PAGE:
Sagittarius A* and the Galactic Pulsar

High resolution very long baseline interferometry (VLBI) images of nearby massive black holes have the power to address fundamental questions about the physics of black holes.  This includes the most accurate constraints on the mass density of the black hole, detection of the black hole spin, and exploration of extensions to general relativity (GR).  In particular, Event Horizon Telescope (EHT) observations will probe Sgr A* and M87, the two sources with the largest angular diameter black holes on the sky, over the coming years with increasing sensitivity and accuracy in imaging.  Unfortunately, we do not fully understand the physical processes that are driving accretion and outflow in these sources.  Our lack of understanding in this domain may prevent us from separating astrophysical processes from the underlying black hole physics.  We do not know, for instance, whether a jet or outflow is present in the case of Sgr A*, what effect different modes of accretion have upon the source images that we will obtain, or how stable accretion flows are.  Therefore, to address the fundamental black hole physics questions, we need to develop a deeper knowledge of the astrophysics of these sources.  In recent years, the periastron passage of the G2 gas cloud with Sgr A* at ~1000 Schwarzschild and the discovery of the Galactic Center magnetar have provided us an unprecedented opportunity to study the GC in new ways.  I describe here observations from millimeter to X-ray wavelengths that enable us to create the necessary context for understanding physics at a few Schwarzschild radii.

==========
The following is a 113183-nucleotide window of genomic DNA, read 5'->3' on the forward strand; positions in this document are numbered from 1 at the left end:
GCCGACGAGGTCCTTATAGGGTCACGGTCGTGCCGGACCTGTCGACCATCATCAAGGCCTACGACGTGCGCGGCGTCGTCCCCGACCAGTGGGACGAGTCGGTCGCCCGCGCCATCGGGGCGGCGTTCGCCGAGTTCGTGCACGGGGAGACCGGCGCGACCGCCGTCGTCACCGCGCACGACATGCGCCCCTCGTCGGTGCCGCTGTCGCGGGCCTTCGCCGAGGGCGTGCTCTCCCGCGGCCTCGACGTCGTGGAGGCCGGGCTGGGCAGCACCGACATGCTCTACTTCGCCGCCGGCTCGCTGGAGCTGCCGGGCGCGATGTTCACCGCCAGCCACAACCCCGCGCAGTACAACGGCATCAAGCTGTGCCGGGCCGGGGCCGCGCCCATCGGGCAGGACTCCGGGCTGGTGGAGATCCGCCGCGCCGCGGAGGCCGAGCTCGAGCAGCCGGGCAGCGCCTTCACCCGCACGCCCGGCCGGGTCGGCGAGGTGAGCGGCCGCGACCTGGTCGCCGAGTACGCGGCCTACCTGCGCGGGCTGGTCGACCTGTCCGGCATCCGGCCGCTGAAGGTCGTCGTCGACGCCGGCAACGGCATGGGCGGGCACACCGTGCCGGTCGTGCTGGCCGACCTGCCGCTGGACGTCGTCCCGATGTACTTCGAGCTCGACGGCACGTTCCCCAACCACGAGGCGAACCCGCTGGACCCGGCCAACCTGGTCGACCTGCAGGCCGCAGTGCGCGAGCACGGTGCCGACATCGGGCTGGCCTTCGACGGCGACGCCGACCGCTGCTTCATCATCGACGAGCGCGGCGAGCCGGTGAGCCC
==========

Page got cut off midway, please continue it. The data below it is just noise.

Geoffrey Bower
Chief Scientist for Hawaii Operations
KIAA-PKU Auditorium
Ran Wang
Monday, November 6, 2017 - 4:00pm to 5:00pm